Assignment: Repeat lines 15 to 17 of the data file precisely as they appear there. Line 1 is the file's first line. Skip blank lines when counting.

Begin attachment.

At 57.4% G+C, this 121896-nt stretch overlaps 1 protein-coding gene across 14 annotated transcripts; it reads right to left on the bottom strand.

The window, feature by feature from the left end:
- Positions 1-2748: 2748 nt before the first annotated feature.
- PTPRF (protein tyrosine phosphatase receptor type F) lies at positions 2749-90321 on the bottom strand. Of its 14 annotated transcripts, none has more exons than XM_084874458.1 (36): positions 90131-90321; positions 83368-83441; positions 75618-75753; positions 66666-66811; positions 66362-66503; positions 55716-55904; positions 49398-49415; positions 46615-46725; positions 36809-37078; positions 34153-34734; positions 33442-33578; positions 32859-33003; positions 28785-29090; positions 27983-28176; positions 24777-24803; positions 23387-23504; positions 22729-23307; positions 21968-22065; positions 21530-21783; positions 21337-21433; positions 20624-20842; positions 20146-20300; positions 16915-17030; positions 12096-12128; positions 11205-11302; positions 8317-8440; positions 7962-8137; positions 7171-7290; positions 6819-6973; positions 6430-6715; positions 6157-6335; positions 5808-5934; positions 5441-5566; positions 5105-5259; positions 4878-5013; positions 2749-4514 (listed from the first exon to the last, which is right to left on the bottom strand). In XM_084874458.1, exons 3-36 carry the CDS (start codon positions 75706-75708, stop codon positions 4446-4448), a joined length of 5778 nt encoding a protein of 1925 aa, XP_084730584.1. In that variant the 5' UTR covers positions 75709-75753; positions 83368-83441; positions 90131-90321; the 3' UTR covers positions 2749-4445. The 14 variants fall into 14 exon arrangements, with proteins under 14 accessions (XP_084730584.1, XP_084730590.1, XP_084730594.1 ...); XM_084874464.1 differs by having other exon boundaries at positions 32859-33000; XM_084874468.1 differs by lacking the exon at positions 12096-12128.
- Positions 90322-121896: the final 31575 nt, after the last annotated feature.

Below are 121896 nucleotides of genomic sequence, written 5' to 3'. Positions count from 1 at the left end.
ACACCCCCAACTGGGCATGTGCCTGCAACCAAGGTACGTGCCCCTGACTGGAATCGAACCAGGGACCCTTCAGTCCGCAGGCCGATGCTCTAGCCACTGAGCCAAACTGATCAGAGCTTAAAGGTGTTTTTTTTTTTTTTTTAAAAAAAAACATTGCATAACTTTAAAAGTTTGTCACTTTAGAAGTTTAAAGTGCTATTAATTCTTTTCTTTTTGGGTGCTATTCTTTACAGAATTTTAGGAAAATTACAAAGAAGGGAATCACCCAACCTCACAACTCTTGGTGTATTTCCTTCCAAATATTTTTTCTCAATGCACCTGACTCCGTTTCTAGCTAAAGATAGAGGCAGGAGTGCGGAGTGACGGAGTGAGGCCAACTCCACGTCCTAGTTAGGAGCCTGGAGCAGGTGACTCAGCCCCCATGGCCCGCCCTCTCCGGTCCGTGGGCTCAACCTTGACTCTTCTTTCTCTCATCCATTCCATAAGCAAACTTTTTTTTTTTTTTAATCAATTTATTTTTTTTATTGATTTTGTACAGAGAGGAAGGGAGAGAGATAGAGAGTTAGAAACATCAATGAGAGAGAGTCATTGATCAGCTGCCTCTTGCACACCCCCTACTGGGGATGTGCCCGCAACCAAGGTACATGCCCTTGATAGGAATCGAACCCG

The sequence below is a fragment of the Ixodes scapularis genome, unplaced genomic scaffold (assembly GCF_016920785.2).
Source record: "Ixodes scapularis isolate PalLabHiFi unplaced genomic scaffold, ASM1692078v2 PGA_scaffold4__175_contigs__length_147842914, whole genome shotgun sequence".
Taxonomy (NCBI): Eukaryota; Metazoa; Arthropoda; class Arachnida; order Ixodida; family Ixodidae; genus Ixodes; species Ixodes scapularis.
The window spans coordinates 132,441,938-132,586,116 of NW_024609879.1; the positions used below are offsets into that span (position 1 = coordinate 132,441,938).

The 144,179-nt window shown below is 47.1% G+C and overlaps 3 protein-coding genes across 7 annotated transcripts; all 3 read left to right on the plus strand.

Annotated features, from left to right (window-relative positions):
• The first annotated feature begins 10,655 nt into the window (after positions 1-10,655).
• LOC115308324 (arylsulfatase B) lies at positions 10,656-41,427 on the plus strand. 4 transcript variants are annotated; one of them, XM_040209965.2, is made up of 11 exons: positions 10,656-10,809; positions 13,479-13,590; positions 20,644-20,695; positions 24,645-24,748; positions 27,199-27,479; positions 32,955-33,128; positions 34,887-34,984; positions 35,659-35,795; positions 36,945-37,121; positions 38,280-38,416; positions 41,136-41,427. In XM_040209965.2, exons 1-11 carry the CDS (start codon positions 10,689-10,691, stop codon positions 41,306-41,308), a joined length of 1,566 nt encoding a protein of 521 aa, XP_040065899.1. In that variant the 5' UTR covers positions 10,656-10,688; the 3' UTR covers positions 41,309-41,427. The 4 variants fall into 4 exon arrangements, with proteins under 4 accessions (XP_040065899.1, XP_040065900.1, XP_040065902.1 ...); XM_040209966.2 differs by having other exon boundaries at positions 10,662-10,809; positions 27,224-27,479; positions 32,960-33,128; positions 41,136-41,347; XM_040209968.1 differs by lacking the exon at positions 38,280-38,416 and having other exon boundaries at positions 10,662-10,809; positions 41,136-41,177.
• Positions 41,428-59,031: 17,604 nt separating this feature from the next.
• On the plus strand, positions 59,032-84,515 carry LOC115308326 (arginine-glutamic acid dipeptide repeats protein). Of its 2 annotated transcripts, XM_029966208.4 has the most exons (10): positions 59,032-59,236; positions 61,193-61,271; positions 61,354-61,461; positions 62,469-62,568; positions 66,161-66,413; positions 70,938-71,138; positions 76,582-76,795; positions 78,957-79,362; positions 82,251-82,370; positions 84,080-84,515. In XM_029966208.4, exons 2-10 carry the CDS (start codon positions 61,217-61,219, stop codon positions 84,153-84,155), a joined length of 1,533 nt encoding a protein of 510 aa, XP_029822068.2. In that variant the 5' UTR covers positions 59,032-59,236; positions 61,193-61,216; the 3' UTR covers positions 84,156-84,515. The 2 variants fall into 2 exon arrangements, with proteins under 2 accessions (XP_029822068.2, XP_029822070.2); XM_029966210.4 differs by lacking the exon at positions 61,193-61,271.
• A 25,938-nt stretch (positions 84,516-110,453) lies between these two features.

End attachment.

• LOC115308324 (arylsulfatase B) lies at positions 10,656-41,427 on the plus strand. 4 transcript variants are annotated; one of them, XM_040209965.2, is made up of 11 exons: positions 10,656-10,809; positions 13,479-13,590; positions 20,644-20,695; positions 24,645-24,748; positions 27,199-27,479; positions 32,955-33,128; positions 34,887-34,984; positions 35,659-35,795; positions 36,945-37,121; positions 38,280-38,416; positions 41,136-41,427. In XM_040209965.2, exons 1-11 carry the CDS (start codon positions 10,689-10,691, stop codon positions 41,306-41,308), a joined length of 1,566 nt encoding a protein of 521 aa, XP_040065899.1. In that variant the 5' UTR covers positions 10,656-10,688; the 3' UTR covers positions 41,309-41,427. The 4 variants fall into 4 exon arrangements, with proteins under 4 accessions (XP_040065899.1, XP_040065900.1, XP_040065902.1 ...); XM_040209966.2 differs by having other exon boundaries at positions 10,662-10,809; positions 27,224-27,479; positions 32,960-33,128; positions 41,136-41,347; XM_040209968.1 differs by lacking the exon at positions 38,280-38,416 and having other exon boundaries at positions 10,662-10,809; positions 41,136-41,177.
• Positions 41,428-59,031: 17,604 nt separating this feature from the next.
• On the plus strand, positions 59,032-84,515 carry LOC115308326 (arginine-glutamic acid dipeptide repeats protein). Of its 2 annotated transcripts, XM_029966208.4 has the most exons (10): positions 59,032-59,236; positions 61,193-61,271; positions 61,354-61,461; positions 62,469-62,568; positions 66,161-66,413; positions 70,938-71,138; positions 76,582-76,795; positions 78,957-79,362; positions 82,251-82,370; positions 84,080-84,515. In XM_029966208.4, exons 2-10 carry the CDS (start codon positions 61,217-61,219, stop codon positions 84,153-84,155), a joined length of 1,533 nt encoding a protein of 510 aa, XP_029822068.2. In that variant the 5' UTR covers positions 59,032-59,236; positions 61,193-61,216; the 3' UTR covers positions 84,156-84,515. The 2 variants fall into 2 exon arrangements, with proteins under 2 accessions (XP_029822068.2, XP_029822070.2); XM_029966210.4 differs by lacking the exon at positions 61,193-61,271.